I find myself both defeated and excited; as my feeble attempts at convincing my body and mind to succumb to sleep means I am currently not asleep (which is a nuisance) but also means I am awake (which is exciting because I am looking forward to writing to you). In this post I want to unpack a situation that really tested my attitude this week and the revelation that it brought to me.
To contextualise the situation for those who are new to reading my blog I was diagnosed with a rare and debilitating auto-immune disease called Still’s Disease at the end of February this year. As a result, I have been house-bound and unable to work and study for close to three months. Given the uncertainty and unpredictability of my condition the convenor of my degree and I decided midway through the semester that it would be wisest for me to withdraw and apply for special consideration given my circumstance (which would make me eligible for a refund and no academic penalty). The application process takes 20 days or so, and a few nights ago I received notice that my application had been declined. It was after hours when I read the notice so I couldn’t call student services for further information. I had had a shocking day, I was feeling really sick and this felt like another curve ball I just wasn’t ready to handle. I had submitted numerous medical certificates and a letter from my doctor. I had made it clear that I was undergoing chemotherapy and that the situation was beyond my control. So why had my application been declined!?
That evening I had two responses to choose from. I could lose it and become a fountain of unmerited accusations. I could construct and recite a speech during the night (I had insomnia on my side!) to the point of ravaging eloquence so that in the morning I could unleash my wrath against the student services representative who was unfortunate enough to pick up the phone (even though they had no involvement in the decision).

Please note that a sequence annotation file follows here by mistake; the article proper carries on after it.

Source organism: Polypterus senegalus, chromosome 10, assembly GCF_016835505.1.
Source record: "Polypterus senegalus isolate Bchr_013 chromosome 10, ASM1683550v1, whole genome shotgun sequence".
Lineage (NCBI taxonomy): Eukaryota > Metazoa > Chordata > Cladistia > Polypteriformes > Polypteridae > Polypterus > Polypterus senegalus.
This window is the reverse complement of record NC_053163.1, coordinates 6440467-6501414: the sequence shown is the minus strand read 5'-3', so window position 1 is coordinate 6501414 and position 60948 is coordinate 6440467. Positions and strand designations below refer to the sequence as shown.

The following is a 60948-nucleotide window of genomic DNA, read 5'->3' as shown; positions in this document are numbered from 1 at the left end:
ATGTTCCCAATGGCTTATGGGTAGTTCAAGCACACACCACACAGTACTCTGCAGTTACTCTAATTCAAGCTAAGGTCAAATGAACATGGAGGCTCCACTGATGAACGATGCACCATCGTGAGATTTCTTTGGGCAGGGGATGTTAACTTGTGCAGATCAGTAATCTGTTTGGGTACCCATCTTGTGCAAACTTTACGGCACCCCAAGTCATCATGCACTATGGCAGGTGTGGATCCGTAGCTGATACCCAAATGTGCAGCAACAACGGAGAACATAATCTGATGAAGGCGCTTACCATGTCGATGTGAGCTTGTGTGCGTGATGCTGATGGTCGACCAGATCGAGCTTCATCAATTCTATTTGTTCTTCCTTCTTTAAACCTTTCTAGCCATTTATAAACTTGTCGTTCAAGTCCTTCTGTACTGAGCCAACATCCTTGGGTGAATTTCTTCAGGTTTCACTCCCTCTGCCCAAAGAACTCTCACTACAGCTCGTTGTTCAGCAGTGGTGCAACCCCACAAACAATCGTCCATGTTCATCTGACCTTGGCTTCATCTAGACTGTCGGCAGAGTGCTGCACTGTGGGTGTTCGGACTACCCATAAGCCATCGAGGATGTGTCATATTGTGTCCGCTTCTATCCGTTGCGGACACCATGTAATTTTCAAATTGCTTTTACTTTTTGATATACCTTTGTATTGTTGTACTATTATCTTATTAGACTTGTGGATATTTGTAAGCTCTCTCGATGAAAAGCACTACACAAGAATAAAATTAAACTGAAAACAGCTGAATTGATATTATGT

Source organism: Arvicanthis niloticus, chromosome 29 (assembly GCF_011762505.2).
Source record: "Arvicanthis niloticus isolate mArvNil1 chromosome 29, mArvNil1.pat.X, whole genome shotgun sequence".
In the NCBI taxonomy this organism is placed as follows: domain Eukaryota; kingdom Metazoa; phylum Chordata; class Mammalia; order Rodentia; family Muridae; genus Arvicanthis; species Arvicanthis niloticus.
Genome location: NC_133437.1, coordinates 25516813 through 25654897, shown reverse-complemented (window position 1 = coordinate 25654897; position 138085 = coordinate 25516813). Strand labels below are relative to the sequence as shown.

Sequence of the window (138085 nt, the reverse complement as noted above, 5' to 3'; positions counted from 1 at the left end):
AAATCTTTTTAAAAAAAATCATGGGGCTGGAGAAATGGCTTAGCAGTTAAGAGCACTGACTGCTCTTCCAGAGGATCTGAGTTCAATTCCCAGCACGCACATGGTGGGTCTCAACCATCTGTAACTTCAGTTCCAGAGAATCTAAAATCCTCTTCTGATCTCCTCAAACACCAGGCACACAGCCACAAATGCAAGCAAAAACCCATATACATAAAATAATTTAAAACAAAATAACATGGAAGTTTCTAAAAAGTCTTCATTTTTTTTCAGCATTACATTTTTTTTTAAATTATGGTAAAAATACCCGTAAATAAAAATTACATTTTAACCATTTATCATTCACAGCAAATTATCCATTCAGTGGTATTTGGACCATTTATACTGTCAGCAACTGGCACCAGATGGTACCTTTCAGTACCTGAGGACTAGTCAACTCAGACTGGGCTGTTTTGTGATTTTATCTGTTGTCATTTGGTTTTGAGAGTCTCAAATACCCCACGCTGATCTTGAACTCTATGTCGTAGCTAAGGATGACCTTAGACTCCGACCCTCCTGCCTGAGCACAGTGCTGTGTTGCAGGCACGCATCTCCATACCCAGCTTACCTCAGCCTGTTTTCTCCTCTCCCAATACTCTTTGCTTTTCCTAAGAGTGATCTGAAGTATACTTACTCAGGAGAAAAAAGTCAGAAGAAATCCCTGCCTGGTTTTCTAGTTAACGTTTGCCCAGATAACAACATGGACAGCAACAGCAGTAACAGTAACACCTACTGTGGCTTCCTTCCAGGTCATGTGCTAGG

Alternatively, I could slow down and give the situation the ‘benefit of the doubt’. I could stop and appreciate that maybe I didn’t have all the facts or maybe I didn’t understand the entire situation yet. Maybe I just needed to approach this situation with a gracious and kind heart. Instead of calling student services the next morning talking, I could call student services the next morning listening to gain greater clarity before presenting my perceived case of injustice.
Fortunately, I kept challenging myself to live out option two, and with the support of my convenor we were able to resolve the issue in less than 24 hours. Turns out my medical certificates and letter hadn’t uploaded correctly.
How often do we get caught out choosing the wrong response in these situations? Something doesn’t go our way and in our frustration we build a situation in our mind, grounded firmly on unmerited conclusions, that we use to feed our selfish and destructive attitude thinking we are justified to tear the people down around us because of how we feel!
Option one, losing it, is natural. It is easy. Option two, slowing down, is unnatural. It is difficult. But it is so worth it. Slowing down and seeking clarity removes speculation and allows for positive resolution to come about. So I urge you desperately, before jumping to conclusions, approach all situations with the desire to communicate with your ears. Give people the benefit of the doubt and seek clarification with a gentle spirit. This approach builds and maintains whilst the alternative destroys and breaks. We need more enablers and less disablers.